Vasanth Paranjpye had transformed Lexicon Industries into a mega business, within a matter of five years. Though he was not garrulous by nature, he had a way with the employees, and had convinced them that an organization’s welfare depended on productivity. And productivity increased only when it was a joint venture of the management and the employees. He used corrective measures where necessary, and offered incentives when appropriate. He was able to achieve what the previous CEOs were unable to do – inculcate a sense of commitment, and enforce accountability. Lexicon Industries was growing from strength to strength, and its shares in the stock market were booming.

The company had released a write-up about Vasanth’s achievements, together with his photograph, to the magazine “Business Today.” Mina was proud of her husband. The whole of India would know what a wonder kid he was.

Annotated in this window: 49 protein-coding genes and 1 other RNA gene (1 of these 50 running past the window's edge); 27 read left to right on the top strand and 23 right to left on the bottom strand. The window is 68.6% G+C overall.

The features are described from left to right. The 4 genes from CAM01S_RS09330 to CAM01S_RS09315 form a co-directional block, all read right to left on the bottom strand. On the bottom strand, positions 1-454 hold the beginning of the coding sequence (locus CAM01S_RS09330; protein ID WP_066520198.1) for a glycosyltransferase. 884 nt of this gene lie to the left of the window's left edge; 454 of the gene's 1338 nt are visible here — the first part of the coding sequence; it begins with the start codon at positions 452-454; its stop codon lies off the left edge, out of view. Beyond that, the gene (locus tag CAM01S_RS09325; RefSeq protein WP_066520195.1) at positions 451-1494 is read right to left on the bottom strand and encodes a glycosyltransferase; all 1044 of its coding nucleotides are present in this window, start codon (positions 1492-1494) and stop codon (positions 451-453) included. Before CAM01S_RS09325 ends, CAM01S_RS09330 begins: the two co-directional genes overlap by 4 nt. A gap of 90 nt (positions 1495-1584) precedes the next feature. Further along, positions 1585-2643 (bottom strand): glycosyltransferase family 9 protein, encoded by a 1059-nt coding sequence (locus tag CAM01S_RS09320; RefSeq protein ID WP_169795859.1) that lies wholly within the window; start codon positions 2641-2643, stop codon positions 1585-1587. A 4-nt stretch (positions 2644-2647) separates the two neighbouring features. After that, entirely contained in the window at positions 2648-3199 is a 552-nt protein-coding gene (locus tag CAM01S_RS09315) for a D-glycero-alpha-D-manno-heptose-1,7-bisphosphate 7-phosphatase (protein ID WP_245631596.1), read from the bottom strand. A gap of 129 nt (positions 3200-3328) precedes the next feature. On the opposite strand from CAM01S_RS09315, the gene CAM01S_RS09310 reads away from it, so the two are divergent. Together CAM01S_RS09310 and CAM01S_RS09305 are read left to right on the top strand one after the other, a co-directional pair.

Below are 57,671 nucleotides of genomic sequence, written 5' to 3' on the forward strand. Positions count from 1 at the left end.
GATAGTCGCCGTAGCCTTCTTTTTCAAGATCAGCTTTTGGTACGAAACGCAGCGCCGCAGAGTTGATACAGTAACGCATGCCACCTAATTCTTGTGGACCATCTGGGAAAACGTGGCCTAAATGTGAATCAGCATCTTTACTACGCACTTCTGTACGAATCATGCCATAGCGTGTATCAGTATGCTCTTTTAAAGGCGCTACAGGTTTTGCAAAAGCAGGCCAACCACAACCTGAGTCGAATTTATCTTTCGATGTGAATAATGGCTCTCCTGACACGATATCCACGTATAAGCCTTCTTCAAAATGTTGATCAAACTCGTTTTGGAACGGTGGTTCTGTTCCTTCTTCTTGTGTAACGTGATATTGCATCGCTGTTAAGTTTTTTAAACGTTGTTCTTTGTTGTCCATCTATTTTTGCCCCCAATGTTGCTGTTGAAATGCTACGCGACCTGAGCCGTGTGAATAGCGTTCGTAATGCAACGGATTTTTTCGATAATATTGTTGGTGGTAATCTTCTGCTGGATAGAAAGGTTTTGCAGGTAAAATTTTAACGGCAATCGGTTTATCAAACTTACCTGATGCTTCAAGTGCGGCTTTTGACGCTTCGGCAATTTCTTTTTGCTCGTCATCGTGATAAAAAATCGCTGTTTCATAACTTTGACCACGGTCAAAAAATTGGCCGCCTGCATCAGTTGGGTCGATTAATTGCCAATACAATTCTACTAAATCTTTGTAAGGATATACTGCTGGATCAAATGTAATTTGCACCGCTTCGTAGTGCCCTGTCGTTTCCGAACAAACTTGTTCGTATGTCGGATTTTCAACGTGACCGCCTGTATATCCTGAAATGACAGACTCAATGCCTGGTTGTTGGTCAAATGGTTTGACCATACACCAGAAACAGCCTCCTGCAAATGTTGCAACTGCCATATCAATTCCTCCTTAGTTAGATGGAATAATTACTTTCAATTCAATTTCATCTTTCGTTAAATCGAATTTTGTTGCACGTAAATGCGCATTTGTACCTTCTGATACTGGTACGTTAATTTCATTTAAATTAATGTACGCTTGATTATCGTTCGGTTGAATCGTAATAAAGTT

There were many more telephone calls at the dead of night. Mina was too sleepy to bother. It was always Vasanth who answered. Mina thought nothing of those calls. Vasanth was always being inundated with calls from clients and business associates.

One evening, Vasanth said, “Mina, I think I need a break. I’ll take a week off from work, and go to Darjeeling . The mountain air will do me good. Would you like to come along?”

“I’d love to, Vasanth, but I’ve got heaps of work on my table. If you could extend your leave for a fortnight, I’ll join you later,” she promised.

The telephone rang at the dead of night. Vasanth had already left for Darjeeling . Cursing at being disturbed, Mina picked up the phone.

“Vasanth, don’t hang up on me. I mean business. We’ve got to meet and talk.” The voice sounded angry.

“I’m sorry. Vasanth isn’t here. I’m his wife. Perhaps you could talk to me,” Mina said.

“This is between man and man. It has nothing to do with you.”

“I’m his wife and we have no secrets from each other. You’ll talk to me.”

“Very well then, you’ve asked for it. Where shall we meet and when?”

A few days later, they met at a restaurant in town.